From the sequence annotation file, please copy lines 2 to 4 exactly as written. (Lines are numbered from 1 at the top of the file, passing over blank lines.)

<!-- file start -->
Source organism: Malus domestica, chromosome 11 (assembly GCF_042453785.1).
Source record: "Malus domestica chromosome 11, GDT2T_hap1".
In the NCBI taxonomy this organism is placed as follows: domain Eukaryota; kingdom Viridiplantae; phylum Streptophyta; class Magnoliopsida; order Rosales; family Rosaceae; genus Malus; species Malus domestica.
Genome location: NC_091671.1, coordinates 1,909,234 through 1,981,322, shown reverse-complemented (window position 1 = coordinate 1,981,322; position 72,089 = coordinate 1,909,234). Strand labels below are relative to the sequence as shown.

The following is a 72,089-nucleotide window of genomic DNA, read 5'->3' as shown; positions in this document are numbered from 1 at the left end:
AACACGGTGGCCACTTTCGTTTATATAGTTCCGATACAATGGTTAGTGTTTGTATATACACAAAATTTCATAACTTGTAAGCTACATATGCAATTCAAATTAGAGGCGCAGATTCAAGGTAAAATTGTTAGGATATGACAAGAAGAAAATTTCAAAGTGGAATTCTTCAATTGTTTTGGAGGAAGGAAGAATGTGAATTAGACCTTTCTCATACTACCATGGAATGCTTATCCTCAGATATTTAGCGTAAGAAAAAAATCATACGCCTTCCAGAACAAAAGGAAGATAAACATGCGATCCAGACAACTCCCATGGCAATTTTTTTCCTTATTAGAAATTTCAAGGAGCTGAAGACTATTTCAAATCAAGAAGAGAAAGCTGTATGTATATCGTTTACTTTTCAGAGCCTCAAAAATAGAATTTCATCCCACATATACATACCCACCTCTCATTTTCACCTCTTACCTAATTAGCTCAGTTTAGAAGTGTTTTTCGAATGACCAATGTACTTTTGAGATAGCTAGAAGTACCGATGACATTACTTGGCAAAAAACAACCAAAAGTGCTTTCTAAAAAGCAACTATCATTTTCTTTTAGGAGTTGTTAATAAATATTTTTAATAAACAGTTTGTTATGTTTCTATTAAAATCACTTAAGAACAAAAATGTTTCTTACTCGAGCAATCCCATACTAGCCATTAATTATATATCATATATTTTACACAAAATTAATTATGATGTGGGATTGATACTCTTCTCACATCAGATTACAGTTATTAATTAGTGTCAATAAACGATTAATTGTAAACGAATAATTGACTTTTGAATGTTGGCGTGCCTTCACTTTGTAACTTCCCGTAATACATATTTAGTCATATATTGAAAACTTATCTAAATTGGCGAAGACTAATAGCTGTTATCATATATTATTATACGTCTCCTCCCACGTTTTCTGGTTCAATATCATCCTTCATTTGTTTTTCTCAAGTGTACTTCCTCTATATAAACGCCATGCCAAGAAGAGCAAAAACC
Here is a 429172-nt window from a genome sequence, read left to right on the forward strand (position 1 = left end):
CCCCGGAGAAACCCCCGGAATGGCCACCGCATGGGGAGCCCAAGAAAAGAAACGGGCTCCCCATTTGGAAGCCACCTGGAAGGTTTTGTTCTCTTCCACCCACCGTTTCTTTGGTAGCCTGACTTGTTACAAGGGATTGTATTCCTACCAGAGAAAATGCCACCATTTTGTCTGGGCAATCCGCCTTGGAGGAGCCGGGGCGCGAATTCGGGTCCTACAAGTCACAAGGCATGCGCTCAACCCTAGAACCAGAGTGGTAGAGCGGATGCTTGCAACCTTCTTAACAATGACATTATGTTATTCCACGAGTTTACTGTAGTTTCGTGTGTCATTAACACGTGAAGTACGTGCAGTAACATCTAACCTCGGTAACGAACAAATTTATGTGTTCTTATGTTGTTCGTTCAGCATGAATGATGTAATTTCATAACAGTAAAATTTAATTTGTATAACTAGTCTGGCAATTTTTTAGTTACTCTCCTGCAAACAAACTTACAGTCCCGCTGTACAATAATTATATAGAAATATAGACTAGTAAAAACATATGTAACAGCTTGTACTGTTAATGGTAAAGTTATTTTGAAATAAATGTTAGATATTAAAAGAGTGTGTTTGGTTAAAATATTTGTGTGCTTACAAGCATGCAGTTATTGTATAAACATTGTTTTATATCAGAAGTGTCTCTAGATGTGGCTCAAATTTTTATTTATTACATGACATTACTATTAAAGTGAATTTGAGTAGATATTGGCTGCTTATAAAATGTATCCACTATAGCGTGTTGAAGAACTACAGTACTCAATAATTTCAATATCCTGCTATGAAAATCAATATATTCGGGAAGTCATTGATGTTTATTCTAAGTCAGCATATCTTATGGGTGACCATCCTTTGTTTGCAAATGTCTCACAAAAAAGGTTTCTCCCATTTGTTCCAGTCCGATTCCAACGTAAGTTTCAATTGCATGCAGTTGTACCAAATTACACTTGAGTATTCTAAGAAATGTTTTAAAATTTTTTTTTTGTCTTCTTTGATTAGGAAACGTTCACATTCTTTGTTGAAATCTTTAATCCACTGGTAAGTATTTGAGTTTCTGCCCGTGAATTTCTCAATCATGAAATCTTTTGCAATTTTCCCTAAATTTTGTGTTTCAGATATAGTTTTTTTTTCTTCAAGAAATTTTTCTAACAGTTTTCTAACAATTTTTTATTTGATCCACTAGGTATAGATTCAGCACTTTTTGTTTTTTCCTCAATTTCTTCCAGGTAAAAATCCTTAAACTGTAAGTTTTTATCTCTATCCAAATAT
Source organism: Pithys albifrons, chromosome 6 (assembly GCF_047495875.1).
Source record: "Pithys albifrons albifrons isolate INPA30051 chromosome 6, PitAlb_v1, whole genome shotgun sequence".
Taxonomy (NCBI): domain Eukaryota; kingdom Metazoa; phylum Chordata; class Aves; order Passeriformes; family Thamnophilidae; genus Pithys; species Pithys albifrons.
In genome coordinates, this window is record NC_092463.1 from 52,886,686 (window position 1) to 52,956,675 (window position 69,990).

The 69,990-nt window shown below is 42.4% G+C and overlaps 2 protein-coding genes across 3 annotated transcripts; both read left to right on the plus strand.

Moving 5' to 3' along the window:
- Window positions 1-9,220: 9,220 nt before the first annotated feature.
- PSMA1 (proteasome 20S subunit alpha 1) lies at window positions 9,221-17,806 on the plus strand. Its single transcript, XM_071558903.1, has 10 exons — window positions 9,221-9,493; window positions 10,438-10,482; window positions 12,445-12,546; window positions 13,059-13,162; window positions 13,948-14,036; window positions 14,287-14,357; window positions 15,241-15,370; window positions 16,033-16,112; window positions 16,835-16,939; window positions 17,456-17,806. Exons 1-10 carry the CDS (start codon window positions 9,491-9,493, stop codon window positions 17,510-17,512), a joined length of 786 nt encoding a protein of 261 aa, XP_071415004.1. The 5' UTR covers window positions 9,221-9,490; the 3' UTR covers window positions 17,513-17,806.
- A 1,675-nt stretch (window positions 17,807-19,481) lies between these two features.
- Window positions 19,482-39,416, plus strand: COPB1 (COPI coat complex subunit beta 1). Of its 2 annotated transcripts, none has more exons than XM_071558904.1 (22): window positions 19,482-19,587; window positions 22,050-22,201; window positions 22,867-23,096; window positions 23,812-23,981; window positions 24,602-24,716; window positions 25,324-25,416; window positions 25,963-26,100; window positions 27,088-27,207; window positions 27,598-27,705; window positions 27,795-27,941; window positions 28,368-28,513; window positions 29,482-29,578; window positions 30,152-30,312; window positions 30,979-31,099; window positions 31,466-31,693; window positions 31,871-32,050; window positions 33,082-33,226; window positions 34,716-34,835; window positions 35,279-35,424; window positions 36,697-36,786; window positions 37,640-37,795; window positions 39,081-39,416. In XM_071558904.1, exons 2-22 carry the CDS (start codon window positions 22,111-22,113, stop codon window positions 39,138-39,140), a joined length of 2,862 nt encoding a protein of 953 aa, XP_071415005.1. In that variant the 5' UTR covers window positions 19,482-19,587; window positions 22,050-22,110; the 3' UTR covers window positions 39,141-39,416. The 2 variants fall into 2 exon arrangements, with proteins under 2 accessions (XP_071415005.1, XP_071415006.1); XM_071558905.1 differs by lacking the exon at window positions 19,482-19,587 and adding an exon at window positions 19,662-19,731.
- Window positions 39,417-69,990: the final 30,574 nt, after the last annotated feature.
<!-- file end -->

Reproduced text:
Source record: "Malus domestica chromosome 11, GDT2T_hap1".
In the NCBI taxonomy this organism is placed as follows: domain Eukaryota; kingdom Viridiplantae; phylum Streptophyta; class Magnoliopsida; order Rosales; family Rosaceae; genus Malus; species Malus domestica.
Genome location: NC_091671.1, coordinates 1,909,234 through 1,981,322, shown reverse-complemented (window position 1 = coordinate 1,981,322; position 72,089 = coordinate 1,909,234). Strand labels below are relative to the sequence as shown.